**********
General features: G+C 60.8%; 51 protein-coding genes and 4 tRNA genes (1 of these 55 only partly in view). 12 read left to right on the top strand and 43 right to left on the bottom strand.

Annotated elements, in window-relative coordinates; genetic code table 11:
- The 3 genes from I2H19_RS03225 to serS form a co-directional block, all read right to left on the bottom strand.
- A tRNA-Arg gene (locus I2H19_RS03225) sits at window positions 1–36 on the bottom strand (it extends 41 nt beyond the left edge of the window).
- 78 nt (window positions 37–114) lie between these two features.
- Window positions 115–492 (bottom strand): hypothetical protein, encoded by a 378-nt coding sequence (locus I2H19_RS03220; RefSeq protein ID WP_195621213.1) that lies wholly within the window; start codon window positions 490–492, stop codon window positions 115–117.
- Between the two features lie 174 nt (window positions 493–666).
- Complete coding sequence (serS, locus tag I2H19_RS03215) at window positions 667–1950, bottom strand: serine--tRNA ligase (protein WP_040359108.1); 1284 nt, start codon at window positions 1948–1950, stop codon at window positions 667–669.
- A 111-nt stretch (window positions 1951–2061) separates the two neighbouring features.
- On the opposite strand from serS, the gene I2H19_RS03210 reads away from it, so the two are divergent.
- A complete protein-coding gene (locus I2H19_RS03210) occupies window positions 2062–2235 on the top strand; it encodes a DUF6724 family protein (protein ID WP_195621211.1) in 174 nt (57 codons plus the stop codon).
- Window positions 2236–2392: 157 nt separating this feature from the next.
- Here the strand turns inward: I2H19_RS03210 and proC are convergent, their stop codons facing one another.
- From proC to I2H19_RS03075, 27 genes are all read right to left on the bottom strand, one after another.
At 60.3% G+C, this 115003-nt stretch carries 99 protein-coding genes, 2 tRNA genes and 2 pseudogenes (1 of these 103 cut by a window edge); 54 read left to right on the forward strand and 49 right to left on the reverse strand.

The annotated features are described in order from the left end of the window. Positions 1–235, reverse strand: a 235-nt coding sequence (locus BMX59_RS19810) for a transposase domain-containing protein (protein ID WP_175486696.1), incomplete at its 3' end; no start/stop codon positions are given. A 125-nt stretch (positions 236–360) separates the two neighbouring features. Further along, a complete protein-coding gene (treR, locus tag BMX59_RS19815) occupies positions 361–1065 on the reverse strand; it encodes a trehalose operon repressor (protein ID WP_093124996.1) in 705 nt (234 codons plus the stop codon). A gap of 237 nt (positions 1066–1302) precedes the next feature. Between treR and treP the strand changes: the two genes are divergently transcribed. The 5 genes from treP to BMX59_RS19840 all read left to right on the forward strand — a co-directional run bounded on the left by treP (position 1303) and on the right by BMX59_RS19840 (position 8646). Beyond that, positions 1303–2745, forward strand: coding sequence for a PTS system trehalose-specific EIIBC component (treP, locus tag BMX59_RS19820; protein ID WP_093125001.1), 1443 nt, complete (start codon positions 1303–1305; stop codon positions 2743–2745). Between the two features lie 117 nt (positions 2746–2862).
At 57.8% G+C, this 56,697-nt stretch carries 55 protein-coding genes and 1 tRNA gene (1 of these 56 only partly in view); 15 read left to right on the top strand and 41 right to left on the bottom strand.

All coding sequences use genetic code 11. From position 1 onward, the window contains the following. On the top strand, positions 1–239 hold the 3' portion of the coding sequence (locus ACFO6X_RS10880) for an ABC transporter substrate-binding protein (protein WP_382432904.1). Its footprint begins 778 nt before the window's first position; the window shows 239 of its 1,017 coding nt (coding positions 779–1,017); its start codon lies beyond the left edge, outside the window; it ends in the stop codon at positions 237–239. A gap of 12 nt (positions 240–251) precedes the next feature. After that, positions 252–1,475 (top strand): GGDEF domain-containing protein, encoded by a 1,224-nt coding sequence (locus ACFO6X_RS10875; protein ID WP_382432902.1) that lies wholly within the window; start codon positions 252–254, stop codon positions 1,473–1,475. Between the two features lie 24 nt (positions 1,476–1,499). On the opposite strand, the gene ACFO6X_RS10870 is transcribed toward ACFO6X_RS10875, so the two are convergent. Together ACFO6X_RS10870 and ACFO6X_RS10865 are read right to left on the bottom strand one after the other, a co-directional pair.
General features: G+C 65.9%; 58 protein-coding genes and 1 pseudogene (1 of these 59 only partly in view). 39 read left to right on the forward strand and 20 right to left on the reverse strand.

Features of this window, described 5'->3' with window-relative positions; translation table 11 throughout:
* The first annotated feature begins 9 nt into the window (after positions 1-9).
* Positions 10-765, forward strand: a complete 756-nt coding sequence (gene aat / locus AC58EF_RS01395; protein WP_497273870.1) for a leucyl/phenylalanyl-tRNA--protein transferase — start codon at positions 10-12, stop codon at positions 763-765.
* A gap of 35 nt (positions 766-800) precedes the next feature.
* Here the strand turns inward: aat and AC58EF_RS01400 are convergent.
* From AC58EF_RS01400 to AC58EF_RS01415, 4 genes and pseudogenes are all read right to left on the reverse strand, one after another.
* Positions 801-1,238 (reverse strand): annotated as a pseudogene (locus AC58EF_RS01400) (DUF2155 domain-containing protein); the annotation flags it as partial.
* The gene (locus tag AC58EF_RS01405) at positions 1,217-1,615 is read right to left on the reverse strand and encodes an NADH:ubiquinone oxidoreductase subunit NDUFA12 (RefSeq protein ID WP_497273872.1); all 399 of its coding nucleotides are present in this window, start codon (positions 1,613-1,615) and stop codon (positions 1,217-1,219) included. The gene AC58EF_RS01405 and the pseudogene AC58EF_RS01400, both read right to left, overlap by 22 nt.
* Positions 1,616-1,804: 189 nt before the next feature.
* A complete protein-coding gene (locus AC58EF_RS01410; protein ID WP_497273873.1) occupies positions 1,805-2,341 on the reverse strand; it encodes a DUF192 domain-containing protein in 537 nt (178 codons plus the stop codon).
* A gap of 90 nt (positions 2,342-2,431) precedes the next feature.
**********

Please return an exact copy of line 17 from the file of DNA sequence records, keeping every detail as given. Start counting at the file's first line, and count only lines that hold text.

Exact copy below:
At 57.8% G+C, this 56,697-nt stretch carries 55 protein-coding genes and 1 tRNA gene (1 of these 56 only partly in view); 15 read left to right on the top strand and 41 right to left on the bottom strand.